Heats of Transformation

  • #1
1. An insulated Thermos contains 120 cm3 of hot coffee at 80.0°C. You put in a 19.0 g ice cube at its melting point to cool the coffee. By how many degrees (in Celsius) has your coffee cooled once the ice has melted and equilibrium is reached? Treat the coffee as though it were pure water and neglect energy exchanges with the environment. The specific heat of water is 4186 J/kg·K. The latent heat of fusion is 333 kJ/kg. The density of water is 1.00 g/cm3.

2. Tf = [tex]\frac{[(Ti)(Cw)(Mw) - (Hfus)(Mi)]}{Cw(Mw+Mi)}[/tex]

3. Tf = (120cm3)(1.00x10-3[tex]\frac{kg}{cm^3}[/tex])(4186x10-3[tex]\frac{kJ}{kg K}[/tex])(80+273)K - (333[tex]\frac{kJ}{kg}[/tex]x(19x10-3kg))/(4186x10-3[tex]\frac{kJ}{kg K}[/tex])(19x10-3kg)+(120x10-3kg)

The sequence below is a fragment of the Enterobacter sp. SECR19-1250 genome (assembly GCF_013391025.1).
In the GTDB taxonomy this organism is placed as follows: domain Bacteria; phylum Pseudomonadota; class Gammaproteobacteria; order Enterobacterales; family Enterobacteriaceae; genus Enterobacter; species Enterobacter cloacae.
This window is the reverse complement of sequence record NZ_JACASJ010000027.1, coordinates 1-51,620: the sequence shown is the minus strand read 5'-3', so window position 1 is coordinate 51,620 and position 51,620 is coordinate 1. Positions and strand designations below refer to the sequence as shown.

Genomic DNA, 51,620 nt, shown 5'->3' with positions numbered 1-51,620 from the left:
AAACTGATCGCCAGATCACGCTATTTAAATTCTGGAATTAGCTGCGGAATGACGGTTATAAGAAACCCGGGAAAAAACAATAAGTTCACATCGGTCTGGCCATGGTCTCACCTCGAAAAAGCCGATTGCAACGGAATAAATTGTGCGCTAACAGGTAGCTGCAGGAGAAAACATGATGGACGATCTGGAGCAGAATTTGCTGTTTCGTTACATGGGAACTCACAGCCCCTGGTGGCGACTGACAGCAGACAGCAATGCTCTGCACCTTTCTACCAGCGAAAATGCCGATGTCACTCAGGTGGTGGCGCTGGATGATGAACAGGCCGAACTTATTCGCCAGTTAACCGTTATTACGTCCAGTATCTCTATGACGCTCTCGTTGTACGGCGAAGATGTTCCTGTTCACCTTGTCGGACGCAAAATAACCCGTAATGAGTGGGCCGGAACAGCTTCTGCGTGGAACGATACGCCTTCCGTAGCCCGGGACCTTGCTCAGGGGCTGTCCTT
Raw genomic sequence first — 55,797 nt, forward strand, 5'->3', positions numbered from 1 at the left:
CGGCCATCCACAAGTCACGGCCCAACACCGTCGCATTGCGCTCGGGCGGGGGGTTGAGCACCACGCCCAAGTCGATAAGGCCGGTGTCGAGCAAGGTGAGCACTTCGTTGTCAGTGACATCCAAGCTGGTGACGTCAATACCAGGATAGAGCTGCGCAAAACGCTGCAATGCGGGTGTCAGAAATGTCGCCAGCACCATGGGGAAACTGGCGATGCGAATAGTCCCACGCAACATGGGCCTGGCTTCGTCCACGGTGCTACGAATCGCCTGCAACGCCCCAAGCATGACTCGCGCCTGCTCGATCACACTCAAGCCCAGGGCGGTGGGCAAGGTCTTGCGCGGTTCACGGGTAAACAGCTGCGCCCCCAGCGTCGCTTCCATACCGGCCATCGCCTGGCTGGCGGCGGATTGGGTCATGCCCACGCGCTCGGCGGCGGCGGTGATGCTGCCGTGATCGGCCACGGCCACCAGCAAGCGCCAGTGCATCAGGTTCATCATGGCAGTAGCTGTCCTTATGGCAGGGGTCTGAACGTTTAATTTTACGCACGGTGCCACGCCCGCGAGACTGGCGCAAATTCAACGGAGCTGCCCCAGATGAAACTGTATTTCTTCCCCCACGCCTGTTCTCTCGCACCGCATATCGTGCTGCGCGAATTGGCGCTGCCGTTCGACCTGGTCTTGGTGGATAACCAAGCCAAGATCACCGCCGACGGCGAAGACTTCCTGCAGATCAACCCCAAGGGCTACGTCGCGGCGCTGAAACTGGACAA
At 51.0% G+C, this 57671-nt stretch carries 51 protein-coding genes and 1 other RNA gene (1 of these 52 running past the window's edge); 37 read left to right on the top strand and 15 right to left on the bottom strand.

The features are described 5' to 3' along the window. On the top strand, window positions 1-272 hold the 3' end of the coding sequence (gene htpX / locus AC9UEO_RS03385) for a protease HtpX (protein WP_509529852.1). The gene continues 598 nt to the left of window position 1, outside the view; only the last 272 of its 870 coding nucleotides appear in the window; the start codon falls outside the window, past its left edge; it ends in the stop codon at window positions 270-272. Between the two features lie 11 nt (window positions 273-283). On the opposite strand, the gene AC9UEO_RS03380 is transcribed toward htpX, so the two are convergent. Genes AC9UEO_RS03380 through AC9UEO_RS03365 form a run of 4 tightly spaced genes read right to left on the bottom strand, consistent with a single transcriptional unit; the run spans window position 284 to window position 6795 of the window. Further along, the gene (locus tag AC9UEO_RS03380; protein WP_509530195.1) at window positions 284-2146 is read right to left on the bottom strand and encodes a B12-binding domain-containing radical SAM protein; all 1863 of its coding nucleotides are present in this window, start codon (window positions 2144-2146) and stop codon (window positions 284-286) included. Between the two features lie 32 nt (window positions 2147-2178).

= 293.8743396K - 273K = 20.87433961oC

The answer the book has.. : 21.809113626442oC

After reworking the algebra the only way the book could of gotten that answer is if they didn't substitute any of the units and only changed the value 333 [tex]\frac{kJ}{kg}[/tex] to a value of 333000. which gives an answer of 58.19088637oC. which they then subtract it from the initial temp to get ..--> 80 - 58.19088637 = 21.80911363oC. How is that even right? You have to convert everything so that the units match up right?.. in the books case how are the units being canceled out?

Here is my question: Who is right?

Answers and Replies

  • #2
The book is right. If you're adding 273 to all your temperatures to work in Kelvins, I don't see where you added 273 to the temperature of the ice. (Alternatively, you could just work in degrees Celsius.)

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